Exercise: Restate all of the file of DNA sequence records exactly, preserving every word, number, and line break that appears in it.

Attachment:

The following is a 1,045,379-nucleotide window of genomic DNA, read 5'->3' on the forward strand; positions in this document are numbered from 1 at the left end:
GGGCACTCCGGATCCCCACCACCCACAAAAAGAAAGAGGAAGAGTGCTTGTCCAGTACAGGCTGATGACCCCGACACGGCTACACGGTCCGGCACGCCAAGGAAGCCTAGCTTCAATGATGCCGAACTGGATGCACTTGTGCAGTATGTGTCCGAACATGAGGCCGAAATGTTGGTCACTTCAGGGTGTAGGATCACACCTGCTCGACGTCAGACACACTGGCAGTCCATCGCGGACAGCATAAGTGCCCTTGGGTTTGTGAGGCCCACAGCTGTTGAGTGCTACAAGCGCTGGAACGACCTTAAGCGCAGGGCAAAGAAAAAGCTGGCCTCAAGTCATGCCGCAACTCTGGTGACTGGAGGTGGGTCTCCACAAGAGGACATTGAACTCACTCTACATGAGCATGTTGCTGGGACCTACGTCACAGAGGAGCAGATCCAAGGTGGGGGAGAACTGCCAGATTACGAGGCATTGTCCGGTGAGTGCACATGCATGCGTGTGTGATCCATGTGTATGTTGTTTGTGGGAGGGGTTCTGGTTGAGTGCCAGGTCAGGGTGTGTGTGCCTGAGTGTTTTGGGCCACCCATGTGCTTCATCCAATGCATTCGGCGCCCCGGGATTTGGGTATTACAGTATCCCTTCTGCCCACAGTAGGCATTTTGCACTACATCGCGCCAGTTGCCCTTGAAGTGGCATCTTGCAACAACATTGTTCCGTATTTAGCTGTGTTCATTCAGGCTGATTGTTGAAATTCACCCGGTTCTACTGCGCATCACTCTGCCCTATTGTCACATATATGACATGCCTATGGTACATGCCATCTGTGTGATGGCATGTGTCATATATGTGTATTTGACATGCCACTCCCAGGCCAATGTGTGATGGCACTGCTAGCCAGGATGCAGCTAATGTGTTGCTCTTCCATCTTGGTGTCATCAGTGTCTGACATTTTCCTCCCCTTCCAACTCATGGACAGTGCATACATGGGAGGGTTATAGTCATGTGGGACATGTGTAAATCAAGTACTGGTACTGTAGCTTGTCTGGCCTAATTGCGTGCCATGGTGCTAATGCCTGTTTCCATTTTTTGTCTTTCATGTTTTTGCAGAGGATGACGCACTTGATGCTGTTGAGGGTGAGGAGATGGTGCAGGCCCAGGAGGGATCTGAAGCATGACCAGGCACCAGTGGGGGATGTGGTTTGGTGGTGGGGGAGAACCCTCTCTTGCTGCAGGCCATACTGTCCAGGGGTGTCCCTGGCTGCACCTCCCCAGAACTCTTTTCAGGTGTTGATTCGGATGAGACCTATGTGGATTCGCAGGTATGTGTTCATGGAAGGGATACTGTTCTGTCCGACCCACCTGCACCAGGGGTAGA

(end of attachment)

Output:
The following is a 1,045,379-nucleotide window of genomic DNA, read 5'->3' on the forward strand; positions in this document are numbered from 1 at the left end:
GGGCACTCCGGATCCCCACCACCCACAAAAAGAAAGAGGAAGAGTGCTTGTCCAGTACAGGCTGATGACCCCGACACGGCTACACGGTCCGGCACGCCAAGGAAGCCTAGCTTCAATGATGCCGAACTGGATGCACTTGTGCAGTATGTGTCCGAACATGAGGCCGAAATGTTGGTCACTTCAGGGTGTAGGATCACACCTGCTCGACGTCAGACACACTGGCAGTCCATCGCGGACAGCATAAGTGCCCTTGGGTTTGTGAGGCCCACAGCTGTTGAGTGCTACAAGCGCTGGAACGACCTTAAGCGCAGGGCAAAGAAAAAGCTGGCCTCAAGTCATGCCGCAACTCTGGTGACTGGAGGTGGGTCTCCACAAGAGGACATTGAACTCACTCTACATGAGCATGTTGCTGGGACCTACGTCACAGAGGAGCAGATCCAAGGTGGGGGAGAACTGCCAGATTACGAGGCATTGTCCGGTGAGTGCACATGCATGCGTGTGTGATCCATGTGTATGTTGTTTGTGGGAGGGGTTCTGGTTGAGTGCCAGGTCAGGGTGTGTGTGCCTGAGTGTTTTGGGCCACCCATGTGCTTCATCCAATGCATTCGGCGCCCCGGGATTTGGGTATTACAGTATCCCTTCTGCCCACAGTAGGCATTTTGCACTACATCGCGCCAGTTGCCCTTGAAGTGGCATCTTGCAACAACATTGTTCCGTATTTAGCTGTGTTCATTCAGGCTGATTGTTGAAATTCACCCGGTTCTACTGCGCATCACTCTGCCCTATTGTCACATATATGACATGCCTATGGTACATGCCATCTGTGTGATGGCATGTGTCATATATGTGTATTTGACATGCCACTCCCAGGCCAATGTGTGATGGCACTGCTAGCCAGGATGCAGCTAATGTGTTGCTCTTCCATCTTGGTGTCATCAGTGTCTGACATTTTCCTCCCCTTCCAACTCATGGACAGTGCATACATGGGAGGGTTATAGTCATGTGGGACATGTGTAAATCAAGTACTGGTACTGTAGCTTGTCTGGCCTAATTGCGTGCCATGGTGCTAATGCCTGTTTCCATTTTTTGTCTTTCATGTTTTTGCAGAGGATGACGCACTTGATGCTGTTGAGGGTGAGGAGATGGTGCAGGCCCAGGAGGGATCTGAAGCATGACCAGGCACCAGTGGGGGATGTGGTTTGGTGGTGGGGGAGAACCCTCTCTTGCTGCAGGCCATACTGTCCAGGGGTGTCCCTGGCTGCACCTCCCCAGAACTCTTTTCAGGTGTTGATTCGGATGAGACCTATGTGGATTCGCAGGTATGTGTTCATGGAAGGGATACTGTTCTGTCCGACCCACCTGCACCAGGGGTAGA